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UFW President Arturo Rodriguez, Farm Workers attend Presidential 2013 Inauguration PDF Print E-mail
Written by San Fernando Valley Sun   
Thursday, 24 January 2013 06:05

Advocating for Immigration Reform

PHOTO COURTESY

United Farm Workers President Arturo Rodriguez(left) and farm worker leaders from New Jersey, Pennsylvania, Oregon, North Carolina, Florida, Washington, Missouri and California meet with officials from the U.S. Department of Agriculture and the White House to discuss an immigration reform at the White House Conference Center in D.C., a day after President Obama's inauguration. He is in D.C. through Thursday, Jan. 24, meeting with legislators from both parties and White House officials.

Keene, CA - Monday marked the 57th Presidential Inauguration Ceremony, but for millions of Latinos who voted for Obama's re-election, it's the official kickoff of an aggressive effort to pass immigration reform for the 11 million new immigrants who aspire to call America their home.

"The time is now," said United Farm Workers President Arturo Rodriguez. "Voters have spoken and now we urge both, Republicans and Democrats, to work together to enact a new comprehensive immigration process that works for America."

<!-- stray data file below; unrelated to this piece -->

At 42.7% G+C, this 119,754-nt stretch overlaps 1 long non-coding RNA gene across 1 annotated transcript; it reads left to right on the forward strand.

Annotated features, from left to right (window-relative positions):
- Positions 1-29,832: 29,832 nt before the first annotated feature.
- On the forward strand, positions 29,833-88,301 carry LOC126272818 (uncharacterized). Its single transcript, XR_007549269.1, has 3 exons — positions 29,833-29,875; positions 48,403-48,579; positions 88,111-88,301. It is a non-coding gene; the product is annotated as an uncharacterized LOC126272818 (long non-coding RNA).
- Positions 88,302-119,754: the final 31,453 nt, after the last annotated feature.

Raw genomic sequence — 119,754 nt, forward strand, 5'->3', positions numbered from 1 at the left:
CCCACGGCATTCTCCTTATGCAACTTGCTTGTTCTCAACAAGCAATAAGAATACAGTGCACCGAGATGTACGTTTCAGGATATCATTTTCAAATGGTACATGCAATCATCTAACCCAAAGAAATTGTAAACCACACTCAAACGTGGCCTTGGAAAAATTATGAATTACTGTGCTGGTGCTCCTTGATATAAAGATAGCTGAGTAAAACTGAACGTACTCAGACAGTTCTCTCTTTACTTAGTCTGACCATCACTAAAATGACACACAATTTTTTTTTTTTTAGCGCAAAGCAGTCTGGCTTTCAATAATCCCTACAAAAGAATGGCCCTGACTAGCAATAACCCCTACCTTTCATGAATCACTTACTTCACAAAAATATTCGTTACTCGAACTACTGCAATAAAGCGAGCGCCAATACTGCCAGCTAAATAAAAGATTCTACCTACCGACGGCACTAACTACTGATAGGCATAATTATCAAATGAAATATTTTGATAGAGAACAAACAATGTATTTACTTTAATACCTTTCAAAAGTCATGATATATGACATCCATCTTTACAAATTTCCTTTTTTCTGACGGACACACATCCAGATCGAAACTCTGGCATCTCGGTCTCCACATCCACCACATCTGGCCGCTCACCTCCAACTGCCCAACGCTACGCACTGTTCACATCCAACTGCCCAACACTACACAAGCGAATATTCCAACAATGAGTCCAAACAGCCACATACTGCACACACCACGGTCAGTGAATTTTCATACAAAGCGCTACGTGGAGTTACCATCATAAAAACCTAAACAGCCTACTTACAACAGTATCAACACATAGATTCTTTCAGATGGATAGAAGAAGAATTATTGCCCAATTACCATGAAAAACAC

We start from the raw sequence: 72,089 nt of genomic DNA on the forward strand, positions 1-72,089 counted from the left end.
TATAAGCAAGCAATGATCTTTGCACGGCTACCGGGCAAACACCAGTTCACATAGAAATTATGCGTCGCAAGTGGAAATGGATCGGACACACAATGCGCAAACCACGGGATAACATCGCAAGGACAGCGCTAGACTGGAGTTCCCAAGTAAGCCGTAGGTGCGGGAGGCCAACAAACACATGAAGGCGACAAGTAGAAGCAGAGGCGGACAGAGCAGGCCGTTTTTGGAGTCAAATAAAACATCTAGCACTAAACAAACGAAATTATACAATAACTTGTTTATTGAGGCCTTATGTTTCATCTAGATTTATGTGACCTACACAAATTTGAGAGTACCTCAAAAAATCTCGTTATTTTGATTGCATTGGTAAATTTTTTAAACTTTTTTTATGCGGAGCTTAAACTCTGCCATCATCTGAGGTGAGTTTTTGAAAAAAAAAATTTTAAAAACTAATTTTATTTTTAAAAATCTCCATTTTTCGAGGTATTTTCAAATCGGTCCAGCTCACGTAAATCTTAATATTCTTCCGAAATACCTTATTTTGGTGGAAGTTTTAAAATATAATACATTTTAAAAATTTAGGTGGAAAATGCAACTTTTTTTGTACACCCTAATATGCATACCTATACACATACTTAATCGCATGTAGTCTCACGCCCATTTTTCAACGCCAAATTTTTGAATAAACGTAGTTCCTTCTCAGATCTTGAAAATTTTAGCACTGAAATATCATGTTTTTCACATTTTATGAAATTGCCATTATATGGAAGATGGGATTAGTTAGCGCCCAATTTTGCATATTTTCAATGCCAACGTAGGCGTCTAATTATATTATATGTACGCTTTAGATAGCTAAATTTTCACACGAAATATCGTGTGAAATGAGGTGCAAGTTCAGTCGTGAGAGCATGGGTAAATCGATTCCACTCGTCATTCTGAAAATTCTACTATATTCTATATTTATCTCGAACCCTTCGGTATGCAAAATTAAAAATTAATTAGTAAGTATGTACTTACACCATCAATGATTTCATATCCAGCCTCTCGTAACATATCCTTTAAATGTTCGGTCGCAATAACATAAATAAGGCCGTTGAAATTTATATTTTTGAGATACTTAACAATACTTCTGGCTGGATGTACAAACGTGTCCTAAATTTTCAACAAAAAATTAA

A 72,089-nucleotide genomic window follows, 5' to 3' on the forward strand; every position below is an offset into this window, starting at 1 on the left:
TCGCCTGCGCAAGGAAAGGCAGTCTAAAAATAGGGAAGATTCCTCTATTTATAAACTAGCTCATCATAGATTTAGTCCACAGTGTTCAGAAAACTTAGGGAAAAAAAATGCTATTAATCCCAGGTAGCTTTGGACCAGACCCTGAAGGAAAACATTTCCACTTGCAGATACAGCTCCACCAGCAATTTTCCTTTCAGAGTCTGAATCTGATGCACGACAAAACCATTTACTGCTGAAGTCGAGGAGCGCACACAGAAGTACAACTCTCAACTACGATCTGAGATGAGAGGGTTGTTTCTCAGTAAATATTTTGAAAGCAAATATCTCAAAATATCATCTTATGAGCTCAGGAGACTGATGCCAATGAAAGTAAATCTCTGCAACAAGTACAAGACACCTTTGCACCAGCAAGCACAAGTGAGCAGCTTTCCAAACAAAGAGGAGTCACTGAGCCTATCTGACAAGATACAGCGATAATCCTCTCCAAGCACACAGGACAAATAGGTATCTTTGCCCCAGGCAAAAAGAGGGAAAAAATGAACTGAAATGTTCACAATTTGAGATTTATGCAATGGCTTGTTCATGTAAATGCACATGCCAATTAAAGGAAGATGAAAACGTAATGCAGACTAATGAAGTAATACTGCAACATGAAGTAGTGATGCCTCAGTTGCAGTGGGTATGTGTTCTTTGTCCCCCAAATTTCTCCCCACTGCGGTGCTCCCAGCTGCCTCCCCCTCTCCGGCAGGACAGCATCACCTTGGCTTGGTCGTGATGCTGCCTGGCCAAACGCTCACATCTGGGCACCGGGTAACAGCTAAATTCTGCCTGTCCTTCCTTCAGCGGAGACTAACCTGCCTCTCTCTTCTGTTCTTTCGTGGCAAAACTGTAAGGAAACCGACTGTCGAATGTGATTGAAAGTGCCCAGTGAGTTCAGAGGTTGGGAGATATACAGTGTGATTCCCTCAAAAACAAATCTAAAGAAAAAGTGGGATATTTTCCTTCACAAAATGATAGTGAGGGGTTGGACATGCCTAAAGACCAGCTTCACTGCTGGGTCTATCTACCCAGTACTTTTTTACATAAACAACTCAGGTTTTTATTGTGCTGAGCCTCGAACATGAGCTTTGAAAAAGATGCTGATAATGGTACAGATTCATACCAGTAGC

PHOTO COURTESY

UFW President Arturo Rodriguez

When President Obama traveled last year to Nuestra Señora de la Paz in Keene, California and headquarters of the United Farm Workers of America to designate part of the Farm Worker Movement grounds as the Cesar E. Chavez National Monument, the UFW discussed with the President the need for immigration reform. In private, President Obama promised Cesar Chavez's widow, Helen, to make comprehensive immigration reform a top priority in his second term.

Since President Obama's reelection, UFW leaders have continued those conversations with the White House, the president and congressional leaders of both parties to find a solution that addresses the concerns and issues affecting everybody in this country. On Monday, Jan. 21, Rodriguez was joined by farm workers leaders coming from different parts of the country, including New Jersey, Pennsylvania, Oregon, North Carolina, Florida, Washington, Missouri and California, to celebrate President Obama's second term but also to meet with legislators and White House officials asking them to support immigration reform that protects farm workers.

Rodriguez said the new process must include a path to citizenship for 11 million new Americans. He said Congress must also pass the Agricultural Job Opportunities, Benefits and Security Act (AgJOBS) bill or include legislation that addresses farm workers needs as part of an immigration reform package. AgJOBS is a bipartisan approach and supported by agricultural employers, who have worked on this legislation with the UFW for a decade. The bill would give professional farm workers presently here who have already been contributing to our country the right to earn legal status by continuing to work in agriculture.

"Farm workers who feed our nation and many others have earned the right to be considered for citizenship," Rodriguez added.

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Last Updated on Thursday, 24 January 2013 06:41